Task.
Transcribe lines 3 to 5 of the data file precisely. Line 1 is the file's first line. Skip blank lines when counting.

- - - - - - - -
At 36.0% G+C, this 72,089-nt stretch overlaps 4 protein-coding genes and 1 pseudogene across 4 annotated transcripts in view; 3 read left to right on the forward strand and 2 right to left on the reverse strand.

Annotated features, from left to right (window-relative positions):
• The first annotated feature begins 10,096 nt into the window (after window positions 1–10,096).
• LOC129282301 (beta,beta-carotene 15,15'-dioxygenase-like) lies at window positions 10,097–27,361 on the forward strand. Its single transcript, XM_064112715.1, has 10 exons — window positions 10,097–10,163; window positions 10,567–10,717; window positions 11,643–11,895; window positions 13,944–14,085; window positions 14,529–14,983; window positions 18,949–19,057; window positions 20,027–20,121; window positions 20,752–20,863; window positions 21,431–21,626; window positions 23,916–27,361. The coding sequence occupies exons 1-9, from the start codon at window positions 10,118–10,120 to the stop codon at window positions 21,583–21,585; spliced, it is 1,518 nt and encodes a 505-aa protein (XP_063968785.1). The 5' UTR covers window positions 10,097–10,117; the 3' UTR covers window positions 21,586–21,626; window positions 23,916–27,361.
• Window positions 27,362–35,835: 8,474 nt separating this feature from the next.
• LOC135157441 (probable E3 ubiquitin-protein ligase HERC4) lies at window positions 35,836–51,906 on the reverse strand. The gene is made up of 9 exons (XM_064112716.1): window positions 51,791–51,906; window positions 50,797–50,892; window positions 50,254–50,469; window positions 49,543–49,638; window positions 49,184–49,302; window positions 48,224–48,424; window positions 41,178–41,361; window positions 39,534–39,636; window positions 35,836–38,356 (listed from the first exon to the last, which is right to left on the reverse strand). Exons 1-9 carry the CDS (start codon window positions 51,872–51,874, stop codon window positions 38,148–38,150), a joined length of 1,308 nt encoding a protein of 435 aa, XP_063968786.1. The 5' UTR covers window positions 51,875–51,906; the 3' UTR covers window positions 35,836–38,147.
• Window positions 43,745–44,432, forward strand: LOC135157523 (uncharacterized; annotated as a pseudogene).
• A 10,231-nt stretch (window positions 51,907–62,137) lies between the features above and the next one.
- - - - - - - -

• The first annotated feature begins 10,096 nt into the window (after window positions 1–10,096).
• LOC129282301 (beta,beta-carotene 15,15'-dioxygenase-like) lies at window positions 10,097–27,361 on the forward strand. Its single transcript, XM_064112715.1, has 10 exons — window positions 10,097–10,163; window positions 10,567–10,717; window positions 11,643–11,895; window positions 13,944–14,085; window positions 14,529–14,983; window positions 18,949–19,057; window positions 20,027–20,121; window positions 20,752–20,863; window positions 21,431–21,626; window positions 23,916–27,361. The coding sequence occupies exons 1-9, from the start codon at window positions 10,118–10,120 to the stop codon at window positions 21,583–21,585; spliced, it is 1,518 nt and encodes a 505-aa protein (XP_063968785.1). The 5' UTR covers window positions 10,097–10,117; the 3' UTR covers window positions 21,586–21,626; window positions 23,916–27,361.
• Window positions 27,362–35,835: 8,474 nt separating this feature from the next.